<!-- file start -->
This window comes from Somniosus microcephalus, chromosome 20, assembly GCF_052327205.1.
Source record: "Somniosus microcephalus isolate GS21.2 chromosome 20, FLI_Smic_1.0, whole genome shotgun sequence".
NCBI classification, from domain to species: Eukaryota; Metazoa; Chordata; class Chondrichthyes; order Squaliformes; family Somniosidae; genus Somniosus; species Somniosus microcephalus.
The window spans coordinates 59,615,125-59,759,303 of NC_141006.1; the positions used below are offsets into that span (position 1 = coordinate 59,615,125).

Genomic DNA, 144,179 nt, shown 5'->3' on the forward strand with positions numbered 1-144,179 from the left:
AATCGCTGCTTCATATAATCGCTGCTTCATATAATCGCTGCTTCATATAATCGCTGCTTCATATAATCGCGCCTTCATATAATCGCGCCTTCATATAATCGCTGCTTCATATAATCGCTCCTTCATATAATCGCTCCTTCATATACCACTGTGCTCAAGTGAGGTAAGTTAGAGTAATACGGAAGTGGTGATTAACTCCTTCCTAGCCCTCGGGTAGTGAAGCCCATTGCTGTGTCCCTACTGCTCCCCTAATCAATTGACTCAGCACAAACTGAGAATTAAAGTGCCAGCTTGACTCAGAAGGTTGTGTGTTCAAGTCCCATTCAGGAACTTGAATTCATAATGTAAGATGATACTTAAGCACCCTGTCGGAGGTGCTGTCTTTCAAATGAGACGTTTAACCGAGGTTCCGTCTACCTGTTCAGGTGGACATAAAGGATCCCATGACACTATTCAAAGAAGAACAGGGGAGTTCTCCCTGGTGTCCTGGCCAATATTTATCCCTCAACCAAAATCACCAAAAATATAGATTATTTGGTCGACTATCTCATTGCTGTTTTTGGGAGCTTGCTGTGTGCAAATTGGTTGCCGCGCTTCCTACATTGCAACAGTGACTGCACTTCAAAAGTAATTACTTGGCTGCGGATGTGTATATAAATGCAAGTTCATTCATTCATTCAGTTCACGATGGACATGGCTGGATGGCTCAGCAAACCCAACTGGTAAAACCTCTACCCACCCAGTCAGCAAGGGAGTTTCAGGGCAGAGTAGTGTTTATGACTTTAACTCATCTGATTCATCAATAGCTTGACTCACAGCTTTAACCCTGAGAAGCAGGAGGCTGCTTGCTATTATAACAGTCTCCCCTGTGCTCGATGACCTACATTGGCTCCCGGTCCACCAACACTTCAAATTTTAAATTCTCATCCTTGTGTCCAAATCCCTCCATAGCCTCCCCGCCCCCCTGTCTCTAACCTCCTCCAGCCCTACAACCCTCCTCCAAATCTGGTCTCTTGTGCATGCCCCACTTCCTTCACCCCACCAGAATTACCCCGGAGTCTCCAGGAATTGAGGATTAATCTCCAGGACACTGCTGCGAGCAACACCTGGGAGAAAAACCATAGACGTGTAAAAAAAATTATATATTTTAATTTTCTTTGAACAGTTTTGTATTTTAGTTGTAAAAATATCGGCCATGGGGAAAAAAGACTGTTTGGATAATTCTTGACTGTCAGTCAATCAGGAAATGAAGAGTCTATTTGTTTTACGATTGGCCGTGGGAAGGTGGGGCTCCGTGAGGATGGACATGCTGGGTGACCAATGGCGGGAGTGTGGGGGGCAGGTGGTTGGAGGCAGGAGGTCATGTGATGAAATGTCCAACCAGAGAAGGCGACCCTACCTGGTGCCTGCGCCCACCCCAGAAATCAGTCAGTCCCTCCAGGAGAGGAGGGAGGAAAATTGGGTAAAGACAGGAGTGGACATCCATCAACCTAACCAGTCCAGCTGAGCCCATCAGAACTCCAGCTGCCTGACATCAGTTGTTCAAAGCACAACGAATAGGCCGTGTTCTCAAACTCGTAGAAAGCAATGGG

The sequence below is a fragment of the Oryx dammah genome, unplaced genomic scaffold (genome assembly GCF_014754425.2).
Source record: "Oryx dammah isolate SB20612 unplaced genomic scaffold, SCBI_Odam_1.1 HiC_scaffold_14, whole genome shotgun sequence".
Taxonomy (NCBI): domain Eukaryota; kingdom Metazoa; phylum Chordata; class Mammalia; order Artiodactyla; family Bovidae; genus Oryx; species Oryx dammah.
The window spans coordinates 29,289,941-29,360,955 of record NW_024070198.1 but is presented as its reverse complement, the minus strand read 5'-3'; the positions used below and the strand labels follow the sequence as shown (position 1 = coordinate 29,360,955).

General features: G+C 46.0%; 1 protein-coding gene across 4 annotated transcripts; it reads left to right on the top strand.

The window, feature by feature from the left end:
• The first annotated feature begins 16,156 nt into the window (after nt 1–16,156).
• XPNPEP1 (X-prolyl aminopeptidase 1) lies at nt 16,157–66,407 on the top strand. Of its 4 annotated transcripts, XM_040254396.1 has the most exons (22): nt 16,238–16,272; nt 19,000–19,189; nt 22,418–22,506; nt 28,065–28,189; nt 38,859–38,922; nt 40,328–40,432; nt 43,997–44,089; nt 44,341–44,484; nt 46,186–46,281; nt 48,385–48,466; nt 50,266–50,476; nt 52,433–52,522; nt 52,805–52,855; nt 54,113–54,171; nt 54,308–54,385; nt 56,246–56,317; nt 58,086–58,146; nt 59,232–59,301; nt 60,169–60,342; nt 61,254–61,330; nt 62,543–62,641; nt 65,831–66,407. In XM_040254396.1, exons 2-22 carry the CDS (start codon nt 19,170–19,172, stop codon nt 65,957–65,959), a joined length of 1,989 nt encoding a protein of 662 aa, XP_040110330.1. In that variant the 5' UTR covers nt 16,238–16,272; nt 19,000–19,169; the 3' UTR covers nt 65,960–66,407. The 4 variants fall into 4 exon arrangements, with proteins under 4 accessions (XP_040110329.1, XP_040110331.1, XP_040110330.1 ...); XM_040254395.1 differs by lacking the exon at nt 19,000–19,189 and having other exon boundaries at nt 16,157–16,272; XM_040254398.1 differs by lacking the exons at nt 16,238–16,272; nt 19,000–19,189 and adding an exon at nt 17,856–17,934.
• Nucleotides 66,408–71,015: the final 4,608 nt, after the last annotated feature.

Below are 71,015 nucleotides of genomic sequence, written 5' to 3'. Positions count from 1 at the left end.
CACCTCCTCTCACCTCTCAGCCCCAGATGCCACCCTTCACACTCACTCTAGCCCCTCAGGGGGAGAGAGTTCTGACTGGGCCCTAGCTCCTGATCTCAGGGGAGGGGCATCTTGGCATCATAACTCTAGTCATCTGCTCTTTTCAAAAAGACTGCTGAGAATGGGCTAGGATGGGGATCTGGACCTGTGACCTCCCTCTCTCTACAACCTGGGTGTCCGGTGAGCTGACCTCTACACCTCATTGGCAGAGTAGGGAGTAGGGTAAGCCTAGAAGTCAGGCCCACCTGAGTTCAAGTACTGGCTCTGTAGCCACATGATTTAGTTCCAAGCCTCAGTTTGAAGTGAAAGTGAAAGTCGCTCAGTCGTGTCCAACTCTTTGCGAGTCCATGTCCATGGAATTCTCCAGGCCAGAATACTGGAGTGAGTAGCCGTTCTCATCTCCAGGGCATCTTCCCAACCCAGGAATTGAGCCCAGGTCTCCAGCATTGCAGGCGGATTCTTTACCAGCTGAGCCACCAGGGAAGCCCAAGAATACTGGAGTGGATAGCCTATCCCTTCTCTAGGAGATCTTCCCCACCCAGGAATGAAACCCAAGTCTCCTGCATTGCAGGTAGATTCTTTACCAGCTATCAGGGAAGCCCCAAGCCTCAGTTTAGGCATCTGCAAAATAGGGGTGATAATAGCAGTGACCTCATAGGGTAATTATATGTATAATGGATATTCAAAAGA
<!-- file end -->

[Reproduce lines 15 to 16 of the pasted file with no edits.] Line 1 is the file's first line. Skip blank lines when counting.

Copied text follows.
• Nucleotides 66,408–71,015: the final 4,608 nt, after the last annotated feature.

Below are 71,015 nucleotides of genomic sequence, written 5' to 3'. Positions count from 1 at the left end.